Tag Archives: Climate Trends

Global Sea Level Rise and El Nino – La Nina

Here is an informative interview with NASA’s Josh Willis about global sea level rise and El Nino – La Nina.  I first saw the video on Zeke Hausfather’s  YALE Forum on CLIMATE CHANGE & THE MEDIA

Comparison of UAH and RSS Time Series with Common Baseline

In this post I set both UAH 5.4 and RSS 3.3 global temperature anomaly series to a common baseline period (1981-2010)  to compare them. Since both the UAH 5.4 and RSS 3.3 series are satellite based , they exhibit striking similarities.

Common Baseline

In this previous post, I showed how to convert temperature anomaly time series from one baseline period to another period.  I then used this technique in this post to directly compare UAH 5.4 (baseline 1981-2010) and GISS.

In this post, I compare the satellite based UAH 5.4 (baseline 1981-2010) and RSS 3.3 (baseline 1979-1998) series.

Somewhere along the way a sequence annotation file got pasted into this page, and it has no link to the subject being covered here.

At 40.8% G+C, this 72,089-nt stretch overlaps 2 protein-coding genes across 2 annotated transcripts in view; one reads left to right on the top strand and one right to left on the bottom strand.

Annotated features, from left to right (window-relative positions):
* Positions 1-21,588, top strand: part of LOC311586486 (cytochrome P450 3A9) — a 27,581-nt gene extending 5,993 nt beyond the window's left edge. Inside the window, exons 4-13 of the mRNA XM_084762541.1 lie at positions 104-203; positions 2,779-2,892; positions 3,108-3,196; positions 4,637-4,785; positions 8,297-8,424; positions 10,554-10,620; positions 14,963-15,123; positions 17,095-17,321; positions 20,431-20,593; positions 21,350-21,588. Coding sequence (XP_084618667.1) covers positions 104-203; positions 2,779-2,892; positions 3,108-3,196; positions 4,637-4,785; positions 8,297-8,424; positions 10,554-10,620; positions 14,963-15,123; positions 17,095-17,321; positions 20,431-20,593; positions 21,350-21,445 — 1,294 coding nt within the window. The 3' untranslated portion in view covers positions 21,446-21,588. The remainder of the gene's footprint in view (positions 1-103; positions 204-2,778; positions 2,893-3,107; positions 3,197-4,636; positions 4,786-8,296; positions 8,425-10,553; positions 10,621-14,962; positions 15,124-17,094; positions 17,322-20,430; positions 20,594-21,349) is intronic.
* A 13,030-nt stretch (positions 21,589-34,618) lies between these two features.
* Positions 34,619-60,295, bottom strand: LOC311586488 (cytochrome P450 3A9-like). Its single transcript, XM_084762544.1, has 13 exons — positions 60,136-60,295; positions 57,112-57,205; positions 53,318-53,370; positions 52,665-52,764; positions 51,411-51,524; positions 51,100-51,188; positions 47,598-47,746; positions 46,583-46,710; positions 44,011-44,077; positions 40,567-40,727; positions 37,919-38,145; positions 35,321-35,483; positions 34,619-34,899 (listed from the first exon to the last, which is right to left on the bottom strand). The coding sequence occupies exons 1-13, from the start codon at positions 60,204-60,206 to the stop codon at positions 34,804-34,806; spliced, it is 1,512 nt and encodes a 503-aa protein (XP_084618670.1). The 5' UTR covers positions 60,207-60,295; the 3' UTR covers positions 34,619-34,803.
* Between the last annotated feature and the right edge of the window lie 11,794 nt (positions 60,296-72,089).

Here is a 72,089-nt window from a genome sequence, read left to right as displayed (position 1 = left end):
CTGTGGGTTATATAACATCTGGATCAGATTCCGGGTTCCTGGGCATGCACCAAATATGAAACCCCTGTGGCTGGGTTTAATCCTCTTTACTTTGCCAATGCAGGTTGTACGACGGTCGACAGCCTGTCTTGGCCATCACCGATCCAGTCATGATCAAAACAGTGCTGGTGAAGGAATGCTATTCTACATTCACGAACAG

The offsets are as follows:

  • UAH:  -0.000978
  • RSS:      0.098772

Since the UAH TLT 5.4 series is based on a 1981-2010 baseline, the offset is nearly zero (-0.00098 versus 0.0). The RSS offset changes the baseline from 1979-1998 to 1981-2010.

Users can reproduce my analysis on their own by downloading my CTS.csv file and applying the offsets to the UAH and RSS series.

Comparison of 1981-2010 Baseline Series

Here is a plot of UAH and RSS 12 month moving averages for 1979 to current: Click to Enlarge

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Comparison of UAH and GISS Time Series with Common Baseline

In this post I set both UAH and GISS global temperature anomaly series to a common baseline period (1981-2010)  and compare them. Even though the UAH series is satellite based and GISS series is station based, the series exhibit striking similarities.

Common Baseline

In this previous post, I showed how to convert temperature anomaly time series from one baseline period to another period.  I use this technique in this post to directly compare UAH (baseline 1981-2010) and GISS (baseline 1951-1980) series.

The offsets are as follows: